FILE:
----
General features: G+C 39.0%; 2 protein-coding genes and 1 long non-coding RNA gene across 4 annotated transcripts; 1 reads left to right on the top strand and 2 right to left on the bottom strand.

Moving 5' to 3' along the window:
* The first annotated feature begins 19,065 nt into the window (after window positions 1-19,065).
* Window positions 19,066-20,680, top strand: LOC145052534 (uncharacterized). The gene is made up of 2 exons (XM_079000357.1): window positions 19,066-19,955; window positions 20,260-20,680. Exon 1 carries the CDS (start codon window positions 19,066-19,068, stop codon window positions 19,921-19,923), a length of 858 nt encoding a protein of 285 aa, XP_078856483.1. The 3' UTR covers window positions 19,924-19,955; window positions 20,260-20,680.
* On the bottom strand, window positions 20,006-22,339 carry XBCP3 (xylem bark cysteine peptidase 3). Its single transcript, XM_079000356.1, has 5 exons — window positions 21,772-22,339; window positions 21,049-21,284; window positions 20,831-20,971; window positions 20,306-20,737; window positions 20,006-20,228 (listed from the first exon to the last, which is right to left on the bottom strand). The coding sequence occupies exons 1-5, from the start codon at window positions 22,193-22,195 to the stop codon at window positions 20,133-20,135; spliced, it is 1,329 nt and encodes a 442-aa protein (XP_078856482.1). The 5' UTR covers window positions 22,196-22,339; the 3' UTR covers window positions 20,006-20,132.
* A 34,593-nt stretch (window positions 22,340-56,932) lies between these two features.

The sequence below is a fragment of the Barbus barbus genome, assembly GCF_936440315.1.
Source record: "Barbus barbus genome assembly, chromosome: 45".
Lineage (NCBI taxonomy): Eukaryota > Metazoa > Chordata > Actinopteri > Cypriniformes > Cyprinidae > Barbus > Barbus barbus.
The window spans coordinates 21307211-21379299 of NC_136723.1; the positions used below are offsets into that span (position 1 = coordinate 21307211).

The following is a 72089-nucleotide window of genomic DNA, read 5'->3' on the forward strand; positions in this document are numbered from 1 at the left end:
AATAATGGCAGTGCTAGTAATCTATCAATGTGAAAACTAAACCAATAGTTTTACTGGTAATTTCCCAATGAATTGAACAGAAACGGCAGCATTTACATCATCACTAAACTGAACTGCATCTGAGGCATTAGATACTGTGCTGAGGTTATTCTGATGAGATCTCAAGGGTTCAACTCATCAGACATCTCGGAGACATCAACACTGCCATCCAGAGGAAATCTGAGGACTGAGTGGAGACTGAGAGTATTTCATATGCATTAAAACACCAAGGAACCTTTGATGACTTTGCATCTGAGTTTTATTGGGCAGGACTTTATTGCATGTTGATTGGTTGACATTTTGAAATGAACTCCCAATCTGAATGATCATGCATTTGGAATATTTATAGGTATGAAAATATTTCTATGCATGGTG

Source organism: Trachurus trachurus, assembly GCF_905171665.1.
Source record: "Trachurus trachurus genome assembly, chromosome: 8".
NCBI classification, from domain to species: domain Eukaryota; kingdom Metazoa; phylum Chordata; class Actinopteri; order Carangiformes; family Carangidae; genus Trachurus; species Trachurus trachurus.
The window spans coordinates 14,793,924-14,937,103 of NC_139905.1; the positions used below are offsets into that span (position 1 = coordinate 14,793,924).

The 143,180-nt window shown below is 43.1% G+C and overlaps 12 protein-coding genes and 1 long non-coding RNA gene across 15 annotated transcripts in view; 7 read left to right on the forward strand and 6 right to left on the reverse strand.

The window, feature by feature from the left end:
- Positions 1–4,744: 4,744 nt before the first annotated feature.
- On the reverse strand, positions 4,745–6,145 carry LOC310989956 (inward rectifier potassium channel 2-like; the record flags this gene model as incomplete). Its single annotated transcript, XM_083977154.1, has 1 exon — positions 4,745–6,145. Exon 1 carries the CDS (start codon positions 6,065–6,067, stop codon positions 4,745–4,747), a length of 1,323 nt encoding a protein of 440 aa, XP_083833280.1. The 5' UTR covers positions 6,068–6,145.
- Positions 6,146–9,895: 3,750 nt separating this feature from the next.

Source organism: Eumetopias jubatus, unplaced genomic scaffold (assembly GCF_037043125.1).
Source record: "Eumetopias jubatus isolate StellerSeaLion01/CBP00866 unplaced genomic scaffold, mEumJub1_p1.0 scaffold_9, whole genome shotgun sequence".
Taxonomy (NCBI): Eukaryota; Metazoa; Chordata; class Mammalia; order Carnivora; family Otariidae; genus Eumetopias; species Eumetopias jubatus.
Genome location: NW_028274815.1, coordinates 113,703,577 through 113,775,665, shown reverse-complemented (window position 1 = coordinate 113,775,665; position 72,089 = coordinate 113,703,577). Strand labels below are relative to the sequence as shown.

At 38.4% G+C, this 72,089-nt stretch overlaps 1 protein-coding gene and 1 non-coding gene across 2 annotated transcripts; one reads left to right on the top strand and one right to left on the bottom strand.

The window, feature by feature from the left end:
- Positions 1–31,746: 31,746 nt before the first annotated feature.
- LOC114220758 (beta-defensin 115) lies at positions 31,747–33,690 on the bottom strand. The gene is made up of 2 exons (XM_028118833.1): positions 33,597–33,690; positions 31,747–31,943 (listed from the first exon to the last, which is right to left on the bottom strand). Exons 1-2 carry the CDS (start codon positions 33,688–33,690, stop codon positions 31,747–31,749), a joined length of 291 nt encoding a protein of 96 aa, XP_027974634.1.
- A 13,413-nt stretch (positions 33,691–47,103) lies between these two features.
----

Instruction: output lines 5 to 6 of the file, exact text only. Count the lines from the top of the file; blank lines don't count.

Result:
* On the bottom strand, window positions 20,006-22,339 carry XBCP3 (xylem bark cysteine peptidase 3). Its single transcript, XM_079000356.1, has 5 exons — window positions 21,772-22,339; window positions 21,049-21,284; window positions 20,831-20,971; window positions 20,306-20,737; window positions 20,006-20,228 (listed from the first exon to the last, which is right to left on the bottom strand). The coding sequence occupies exons 1-5, from the start codon at window positions 22,193-22,195 to the stop codon at window positions 20,133-20,135; spliced, it is 1,329 nt and encodes a 442-aa protein (XP_078856482.1). The 5' UTR covers window positions 22,196-22,339; the 3' UTR covers window positions 20,006-20,132.
* A 34,593-nt stretch (window positions 22,340-56,932) lies between these two features.